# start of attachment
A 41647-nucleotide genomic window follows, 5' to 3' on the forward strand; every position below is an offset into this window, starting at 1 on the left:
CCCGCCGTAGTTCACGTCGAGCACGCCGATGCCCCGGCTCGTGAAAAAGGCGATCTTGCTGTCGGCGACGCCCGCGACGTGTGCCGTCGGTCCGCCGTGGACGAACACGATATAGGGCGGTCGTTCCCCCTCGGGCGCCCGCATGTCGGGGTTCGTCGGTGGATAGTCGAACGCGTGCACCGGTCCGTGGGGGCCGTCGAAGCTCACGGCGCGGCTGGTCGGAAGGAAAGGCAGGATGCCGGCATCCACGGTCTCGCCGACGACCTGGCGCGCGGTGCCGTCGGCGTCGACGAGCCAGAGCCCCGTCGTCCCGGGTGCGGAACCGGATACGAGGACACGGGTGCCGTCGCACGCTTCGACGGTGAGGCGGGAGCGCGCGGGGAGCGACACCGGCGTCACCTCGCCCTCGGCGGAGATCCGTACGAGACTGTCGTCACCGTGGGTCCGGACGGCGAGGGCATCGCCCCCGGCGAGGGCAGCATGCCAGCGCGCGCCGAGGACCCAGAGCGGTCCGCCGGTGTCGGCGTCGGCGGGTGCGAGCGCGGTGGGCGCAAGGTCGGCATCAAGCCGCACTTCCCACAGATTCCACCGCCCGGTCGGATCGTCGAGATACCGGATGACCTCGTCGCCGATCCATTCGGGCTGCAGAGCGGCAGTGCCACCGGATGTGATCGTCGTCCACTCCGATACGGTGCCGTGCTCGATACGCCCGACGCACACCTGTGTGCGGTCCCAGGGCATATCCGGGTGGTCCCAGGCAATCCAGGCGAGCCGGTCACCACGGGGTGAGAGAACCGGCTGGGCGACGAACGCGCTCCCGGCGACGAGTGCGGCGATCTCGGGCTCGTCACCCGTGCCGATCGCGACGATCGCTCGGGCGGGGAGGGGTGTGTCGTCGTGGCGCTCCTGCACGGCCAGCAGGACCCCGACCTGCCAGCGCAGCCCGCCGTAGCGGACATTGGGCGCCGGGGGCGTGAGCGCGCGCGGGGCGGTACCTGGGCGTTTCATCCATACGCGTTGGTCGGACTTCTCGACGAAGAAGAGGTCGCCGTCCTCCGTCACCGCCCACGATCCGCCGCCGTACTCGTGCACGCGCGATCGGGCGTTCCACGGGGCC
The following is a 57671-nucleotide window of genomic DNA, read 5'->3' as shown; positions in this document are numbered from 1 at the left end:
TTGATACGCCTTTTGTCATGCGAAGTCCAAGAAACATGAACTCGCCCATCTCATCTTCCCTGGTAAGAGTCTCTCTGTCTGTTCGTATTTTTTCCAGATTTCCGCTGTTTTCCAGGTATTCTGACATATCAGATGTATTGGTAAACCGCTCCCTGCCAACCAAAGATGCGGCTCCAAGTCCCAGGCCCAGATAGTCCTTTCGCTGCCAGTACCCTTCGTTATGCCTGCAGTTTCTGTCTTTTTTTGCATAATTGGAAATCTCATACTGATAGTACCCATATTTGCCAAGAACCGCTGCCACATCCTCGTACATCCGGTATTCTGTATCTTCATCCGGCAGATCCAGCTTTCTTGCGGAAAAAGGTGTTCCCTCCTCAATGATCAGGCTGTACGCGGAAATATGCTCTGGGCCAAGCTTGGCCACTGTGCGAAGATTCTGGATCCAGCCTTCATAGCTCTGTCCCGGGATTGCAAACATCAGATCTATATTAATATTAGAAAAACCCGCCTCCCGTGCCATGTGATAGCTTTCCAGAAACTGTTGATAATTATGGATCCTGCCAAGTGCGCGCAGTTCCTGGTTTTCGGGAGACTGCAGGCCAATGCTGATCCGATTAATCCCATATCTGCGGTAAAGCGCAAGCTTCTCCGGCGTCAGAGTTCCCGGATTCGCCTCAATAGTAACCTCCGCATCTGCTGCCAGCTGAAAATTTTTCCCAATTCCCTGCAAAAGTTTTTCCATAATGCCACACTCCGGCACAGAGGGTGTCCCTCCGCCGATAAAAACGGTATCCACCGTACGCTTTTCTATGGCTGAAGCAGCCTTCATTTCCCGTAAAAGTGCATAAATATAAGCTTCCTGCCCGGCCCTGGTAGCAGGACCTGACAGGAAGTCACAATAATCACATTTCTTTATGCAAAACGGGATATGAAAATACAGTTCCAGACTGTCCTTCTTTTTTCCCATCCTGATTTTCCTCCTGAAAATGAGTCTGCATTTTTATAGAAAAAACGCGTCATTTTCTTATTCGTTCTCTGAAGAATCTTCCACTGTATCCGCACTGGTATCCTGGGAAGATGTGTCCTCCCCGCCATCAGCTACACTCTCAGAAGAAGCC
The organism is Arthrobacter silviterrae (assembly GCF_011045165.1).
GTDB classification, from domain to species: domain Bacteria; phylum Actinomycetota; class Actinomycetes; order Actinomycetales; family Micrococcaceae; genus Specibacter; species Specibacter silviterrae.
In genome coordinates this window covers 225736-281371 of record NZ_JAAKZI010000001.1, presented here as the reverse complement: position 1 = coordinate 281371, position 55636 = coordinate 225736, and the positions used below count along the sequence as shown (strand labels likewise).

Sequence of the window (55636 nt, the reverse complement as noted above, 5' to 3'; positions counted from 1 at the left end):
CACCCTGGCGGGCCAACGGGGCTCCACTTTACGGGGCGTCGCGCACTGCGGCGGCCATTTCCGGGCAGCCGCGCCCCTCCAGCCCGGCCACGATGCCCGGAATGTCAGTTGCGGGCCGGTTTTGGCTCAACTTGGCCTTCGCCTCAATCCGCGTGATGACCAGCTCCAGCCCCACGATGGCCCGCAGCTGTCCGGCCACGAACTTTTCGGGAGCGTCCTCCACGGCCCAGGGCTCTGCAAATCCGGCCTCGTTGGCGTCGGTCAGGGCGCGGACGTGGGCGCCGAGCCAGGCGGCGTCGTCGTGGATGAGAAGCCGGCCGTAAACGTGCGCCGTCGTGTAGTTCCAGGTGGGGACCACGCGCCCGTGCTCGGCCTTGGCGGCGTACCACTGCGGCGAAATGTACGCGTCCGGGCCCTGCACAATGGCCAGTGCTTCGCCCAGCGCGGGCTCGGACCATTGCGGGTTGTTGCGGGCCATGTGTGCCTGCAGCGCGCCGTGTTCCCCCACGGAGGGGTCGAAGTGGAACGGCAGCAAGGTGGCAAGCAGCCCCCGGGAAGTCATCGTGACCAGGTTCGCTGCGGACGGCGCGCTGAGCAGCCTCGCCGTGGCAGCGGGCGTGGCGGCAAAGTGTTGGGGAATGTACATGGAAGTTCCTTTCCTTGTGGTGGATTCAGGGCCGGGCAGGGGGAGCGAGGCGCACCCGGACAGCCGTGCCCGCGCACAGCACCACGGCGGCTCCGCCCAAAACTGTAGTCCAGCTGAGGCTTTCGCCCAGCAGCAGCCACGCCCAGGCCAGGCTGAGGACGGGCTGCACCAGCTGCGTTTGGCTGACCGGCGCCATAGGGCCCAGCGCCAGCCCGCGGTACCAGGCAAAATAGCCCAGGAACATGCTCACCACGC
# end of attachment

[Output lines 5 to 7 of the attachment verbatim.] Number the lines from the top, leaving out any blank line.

The organism is Arthrobacter silviterrae (assembly GCF_011045165.1).
GTDB classification, from domain to species: domain Bacteria; phylum Actinomycetota; class Actinomycetes; order Actinomycetales; family Micrococcaceae; genus Specibacter; species Specibacter silviterrae.
In genome coordinates this window covers 225736-281371 of record NZ_JAAKZI010000001.1, presented here as the reverse complement: position 1 = coordinate 281371, position 55636 = coordinate 225736, and the positions used below count along the sequence as shown (strand labels likewise).